U.S. Senate Passes Anti-Robocall Bill with Sweeping Majority

The legislation would give regulators more time and tools — like financial penalties up to $10,000 per call — to go after predatory robocalls. The bill cleared the Senate with a 97 to 1 vote.

by Wendy Holdren, The Register-Herald / May 24, 2019
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The U.S. Senate passed Thursday the Telephone Robocall Abuse Criminal Enforcement and Deterrence (TRACED) Act, which aims to help stop and deter illegal and predatory robocalls.

The bill would give regulators more time to find scammers, increase civil forfeiture penalties for those caught, promote call authentication and blocking adoption, and bring relevant federal agencies and state attorneys general together to address impediments to criminal prosecution of robocallers who intentionally ignore the law.

The bill passed the Senate, 97 to 1, and now goes to the House of Representatives for consideration.

“I hear from so many West Virginians about annoying and misleading robocalls,” said U.S. Sen. Shelley Moore Capito. “I’m proud we have delivered a solution in the TRACED Act with broad, bipartisan support. Robocalls are more than a nuisance; they’re dangerous and predatory. Increasing penalties and giving the appropriate authorities more tools to go after these bad actors is a no-brainer.”

U.S. Sen. Joe Manchin, D-W.Va., added, "Whether you’re a Democrat or Republican, we as Americans can all agree on one thing — Spam and robocalls are just absolutely awful. I am glad that my colleagues have come together to pass legislation to give FCC and other federal agencies the resources they need to finally reduce calls like these, which have increased year after year."

Specifically, the TRACED Act would:

  • Broaden the authority of the Federal Communications Commission (FCC) to levy civil penalties of up to $10,000 per call who intentionally flout telemarketing restrictions.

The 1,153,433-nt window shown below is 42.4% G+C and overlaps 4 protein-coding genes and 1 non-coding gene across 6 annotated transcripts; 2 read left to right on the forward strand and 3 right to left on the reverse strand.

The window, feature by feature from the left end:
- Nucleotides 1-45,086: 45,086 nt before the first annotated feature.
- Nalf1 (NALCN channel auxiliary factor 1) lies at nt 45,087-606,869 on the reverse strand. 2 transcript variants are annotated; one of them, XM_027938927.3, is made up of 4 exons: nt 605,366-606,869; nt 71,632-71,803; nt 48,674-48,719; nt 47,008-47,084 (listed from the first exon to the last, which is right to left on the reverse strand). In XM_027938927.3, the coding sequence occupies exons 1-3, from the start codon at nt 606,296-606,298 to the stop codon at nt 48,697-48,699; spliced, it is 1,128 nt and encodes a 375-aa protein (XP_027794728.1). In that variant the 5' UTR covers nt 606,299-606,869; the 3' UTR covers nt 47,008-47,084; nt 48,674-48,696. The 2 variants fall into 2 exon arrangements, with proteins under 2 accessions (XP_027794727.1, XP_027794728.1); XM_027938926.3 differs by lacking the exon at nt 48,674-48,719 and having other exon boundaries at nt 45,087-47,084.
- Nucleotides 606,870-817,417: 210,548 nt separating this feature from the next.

• Extend the window for the FCC to catch and take civil enforcement action against intentional violations to three years after a robocall is placed. Under current law the FCC has only one year to do so and the FCC has told the committee that “even a one-year longer statute of limitations for enforcement” would improve enforcement against willful violators.
  • Bring together the Department of Justice, FCC, Federal Trade Commission (FTC), Department of Commerce, Department of State, Department of Homeland Security, Consumer Financial Protection Bureau, and other relevant federal agencies — as well as state attorneys general and other non-federal entities — to identify and report to Congress on improving deterrence and criminal prosecution at the federal and state level of robocall scams.
  • Require providers of voice services to adopt call authentication technologies, enabling a telephone carrier to verify that incoming calls are legitimate before they reach consumers’ phones.
  • Direct the FCC to initiate a rulemaking to help protect subscribers from receiving unwanted calls or texts from callers using unauthenticated numbers.

©2019 The Register-Herald (Beckley, W.Va.). Distributed by Tribune Content Agency, LLC.